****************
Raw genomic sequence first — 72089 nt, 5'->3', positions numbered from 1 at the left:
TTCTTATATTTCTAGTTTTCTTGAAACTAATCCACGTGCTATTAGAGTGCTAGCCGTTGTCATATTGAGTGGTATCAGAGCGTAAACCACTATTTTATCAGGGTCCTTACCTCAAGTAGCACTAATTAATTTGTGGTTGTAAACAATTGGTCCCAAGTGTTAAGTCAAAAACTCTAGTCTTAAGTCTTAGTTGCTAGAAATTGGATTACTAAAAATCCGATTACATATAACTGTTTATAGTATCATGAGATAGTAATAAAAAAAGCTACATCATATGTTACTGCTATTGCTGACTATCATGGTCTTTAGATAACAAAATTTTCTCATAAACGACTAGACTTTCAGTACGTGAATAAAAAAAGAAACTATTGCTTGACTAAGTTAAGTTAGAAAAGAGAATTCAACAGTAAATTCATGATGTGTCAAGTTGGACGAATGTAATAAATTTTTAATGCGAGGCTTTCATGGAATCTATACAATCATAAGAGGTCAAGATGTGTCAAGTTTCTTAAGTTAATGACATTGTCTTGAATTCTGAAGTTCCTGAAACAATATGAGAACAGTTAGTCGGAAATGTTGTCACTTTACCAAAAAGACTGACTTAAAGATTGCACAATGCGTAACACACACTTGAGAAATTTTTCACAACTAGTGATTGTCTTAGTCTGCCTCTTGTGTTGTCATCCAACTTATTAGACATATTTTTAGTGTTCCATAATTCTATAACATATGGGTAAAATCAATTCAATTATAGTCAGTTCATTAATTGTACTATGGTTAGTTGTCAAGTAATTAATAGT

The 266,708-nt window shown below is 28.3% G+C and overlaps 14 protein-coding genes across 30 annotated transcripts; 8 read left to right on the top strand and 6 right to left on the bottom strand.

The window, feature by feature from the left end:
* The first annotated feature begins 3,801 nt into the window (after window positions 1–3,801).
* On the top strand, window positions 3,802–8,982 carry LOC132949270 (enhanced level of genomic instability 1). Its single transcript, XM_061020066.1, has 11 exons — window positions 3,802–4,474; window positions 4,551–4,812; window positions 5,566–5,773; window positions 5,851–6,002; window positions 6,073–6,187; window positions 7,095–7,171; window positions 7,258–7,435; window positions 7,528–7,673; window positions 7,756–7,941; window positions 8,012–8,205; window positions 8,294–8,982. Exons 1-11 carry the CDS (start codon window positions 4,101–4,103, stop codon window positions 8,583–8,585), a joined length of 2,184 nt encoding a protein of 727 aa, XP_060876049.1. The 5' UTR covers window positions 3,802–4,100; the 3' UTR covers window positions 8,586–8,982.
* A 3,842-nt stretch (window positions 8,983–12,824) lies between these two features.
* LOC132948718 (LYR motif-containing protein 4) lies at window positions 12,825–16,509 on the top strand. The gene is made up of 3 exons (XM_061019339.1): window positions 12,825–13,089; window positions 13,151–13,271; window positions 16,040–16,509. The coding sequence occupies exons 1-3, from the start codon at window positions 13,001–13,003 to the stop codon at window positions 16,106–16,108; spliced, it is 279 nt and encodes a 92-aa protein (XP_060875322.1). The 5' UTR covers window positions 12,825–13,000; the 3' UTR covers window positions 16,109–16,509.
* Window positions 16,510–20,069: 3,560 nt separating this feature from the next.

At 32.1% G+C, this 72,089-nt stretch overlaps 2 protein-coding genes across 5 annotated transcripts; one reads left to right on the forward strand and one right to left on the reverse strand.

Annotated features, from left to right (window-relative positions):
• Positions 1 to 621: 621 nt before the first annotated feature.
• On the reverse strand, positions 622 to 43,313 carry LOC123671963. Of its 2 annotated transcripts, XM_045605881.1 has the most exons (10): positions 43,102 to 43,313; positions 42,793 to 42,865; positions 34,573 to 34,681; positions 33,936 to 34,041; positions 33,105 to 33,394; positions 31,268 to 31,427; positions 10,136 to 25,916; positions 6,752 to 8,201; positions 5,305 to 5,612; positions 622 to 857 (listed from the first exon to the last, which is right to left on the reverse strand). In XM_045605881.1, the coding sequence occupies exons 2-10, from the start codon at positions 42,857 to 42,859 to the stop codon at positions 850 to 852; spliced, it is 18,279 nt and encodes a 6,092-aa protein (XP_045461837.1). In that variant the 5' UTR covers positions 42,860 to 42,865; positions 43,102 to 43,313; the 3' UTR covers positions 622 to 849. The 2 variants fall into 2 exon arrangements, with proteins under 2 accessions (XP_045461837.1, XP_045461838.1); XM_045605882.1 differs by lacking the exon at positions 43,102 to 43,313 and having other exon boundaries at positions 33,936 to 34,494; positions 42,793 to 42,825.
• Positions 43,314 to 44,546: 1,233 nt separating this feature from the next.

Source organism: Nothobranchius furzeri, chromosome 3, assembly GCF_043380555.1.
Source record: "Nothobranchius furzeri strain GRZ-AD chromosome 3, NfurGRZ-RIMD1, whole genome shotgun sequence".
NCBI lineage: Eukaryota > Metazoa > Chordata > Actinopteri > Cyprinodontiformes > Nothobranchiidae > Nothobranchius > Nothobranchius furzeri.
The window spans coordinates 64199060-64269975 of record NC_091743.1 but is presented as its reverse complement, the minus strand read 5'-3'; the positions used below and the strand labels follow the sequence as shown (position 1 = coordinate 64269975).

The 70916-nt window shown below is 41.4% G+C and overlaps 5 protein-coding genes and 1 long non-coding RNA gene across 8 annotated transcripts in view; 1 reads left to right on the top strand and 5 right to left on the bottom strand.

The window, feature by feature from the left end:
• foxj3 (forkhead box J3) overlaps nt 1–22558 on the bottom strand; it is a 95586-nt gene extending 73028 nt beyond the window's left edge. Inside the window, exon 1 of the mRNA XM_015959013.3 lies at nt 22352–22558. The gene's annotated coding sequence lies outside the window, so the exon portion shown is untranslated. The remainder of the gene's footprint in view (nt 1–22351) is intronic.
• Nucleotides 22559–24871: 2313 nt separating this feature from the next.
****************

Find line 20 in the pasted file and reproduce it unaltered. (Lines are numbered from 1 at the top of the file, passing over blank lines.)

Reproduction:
The window, feature by feature from the left end: